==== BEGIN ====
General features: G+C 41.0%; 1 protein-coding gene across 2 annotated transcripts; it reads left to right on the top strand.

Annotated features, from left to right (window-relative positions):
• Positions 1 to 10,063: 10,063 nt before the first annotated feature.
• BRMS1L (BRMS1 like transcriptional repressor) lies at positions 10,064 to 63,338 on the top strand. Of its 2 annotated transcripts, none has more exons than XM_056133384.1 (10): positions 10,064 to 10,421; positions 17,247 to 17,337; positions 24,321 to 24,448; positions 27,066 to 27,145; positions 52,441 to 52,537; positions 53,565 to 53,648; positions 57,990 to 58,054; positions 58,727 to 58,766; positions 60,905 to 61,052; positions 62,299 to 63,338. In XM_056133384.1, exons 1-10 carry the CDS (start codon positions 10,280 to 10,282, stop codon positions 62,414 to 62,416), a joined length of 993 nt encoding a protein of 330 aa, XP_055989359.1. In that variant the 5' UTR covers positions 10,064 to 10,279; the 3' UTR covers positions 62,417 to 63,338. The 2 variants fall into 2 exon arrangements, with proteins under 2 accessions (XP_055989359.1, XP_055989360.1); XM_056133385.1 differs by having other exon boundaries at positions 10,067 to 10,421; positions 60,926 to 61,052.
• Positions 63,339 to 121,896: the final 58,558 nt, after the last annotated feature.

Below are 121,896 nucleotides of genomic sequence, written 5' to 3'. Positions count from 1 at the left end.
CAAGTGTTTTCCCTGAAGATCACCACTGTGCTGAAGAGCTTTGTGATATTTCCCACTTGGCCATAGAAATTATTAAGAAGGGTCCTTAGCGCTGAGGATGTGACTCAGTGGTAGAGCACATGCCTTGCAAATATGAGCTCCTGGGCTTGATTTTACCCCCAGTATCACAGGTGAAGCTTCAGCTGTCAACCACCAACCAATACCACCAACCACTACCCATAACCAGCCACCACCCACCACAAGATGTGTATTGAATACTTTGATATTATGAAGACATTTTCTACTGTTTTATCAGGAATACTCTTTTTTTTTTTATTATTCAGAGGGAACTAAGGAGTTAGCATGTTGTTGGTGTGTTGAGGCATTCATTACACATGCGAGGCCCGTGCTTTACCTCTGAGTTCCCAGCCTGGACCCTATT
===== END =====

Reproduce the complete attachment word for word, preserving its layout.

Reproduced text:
General features: G+C 41.0%; 1 protein-coding gene across 2 annotated transcripts; it reads left to right on the top strand.

Annotated features, from left to right (window-relative positions):
• Positions 1 to 10,063: 10,063 nt before the first annotated feature.
• BRMS1L (BRMS1 like transcriptional repressor) lies at positions 10,064 to 63,338 on the top strand. Of its 2 annotated transcripts, none has more exons than XM_056133384.1 (10): positions 10,064 to 10,421; positions 17,247 to 17,337; positions 24,321 to 24,448; positions 27,066 to 27,145; positions 52,441 to 52,537; positions 53,565 to 53,648; positions 57,990 to 58,054; positions 58,727 to 58,766; positions 60,905 to 61,052; positions 62,299 to 63,338. In XM_056133384.1, exons 1-10 carry the CDS (start codon positions 10,280 to 10,282, stop codon positions 62,414 to 62,416), a joined length of 993 nt encoding a protein of 330 aa, XP_055989359.1. In that variant the 5' UTR covers positions 10,064 to 10,279; the 3' UTR covers positions 62,417 to 63,338. The 2 variants fall into 2 exon arrangements, with proteins under 2 accessions (XP_055989359.1, XP_055989360.1); XM_056133385.1 differs by having other exon boundaries at positions 10,067 to 10,421; positions 60,926 to 61,052.
• Positions 63,339 to 121,896: the final 58,558 nt, after the last annotated feature.

Below are 121,896 nucleotides of genomic sequence, written 5' to 3'. Positions count from 1 at the left end.
CAAGTGTTTTCCCTGAAGATCACCACTGTGCTGAAGAGCTTTGTGATATTTCCCACTTGGCCATAGAAATTATTAAGAAGGGTCCTTAGCGCTGAGGATGTGACTCAGTGGTAGAGCACATGCCTTGCAAATATGAGCTCCTGGGCTTGATTTTACCCCCAGTATCACAGGTGAAGCTTCAGCTGTCAACCACCAACCAATACCACCAACCACTACCCATAACCAGCCACCACCCACCACAAGATGTGTATTGAATACTTTGATATTATGAAGACATTTTCTACTGTTTTATCAGGAATACTCTTTTTTTTTTTATTATTCAGAGGGAACTAAGGAGTTAGCATGTTGTTGGTGTGTTGAGGCATTCATTACACATGCGAGGCCCGTGCTTTACCTCTGAGTTCCCAGCCTGGACCCTATT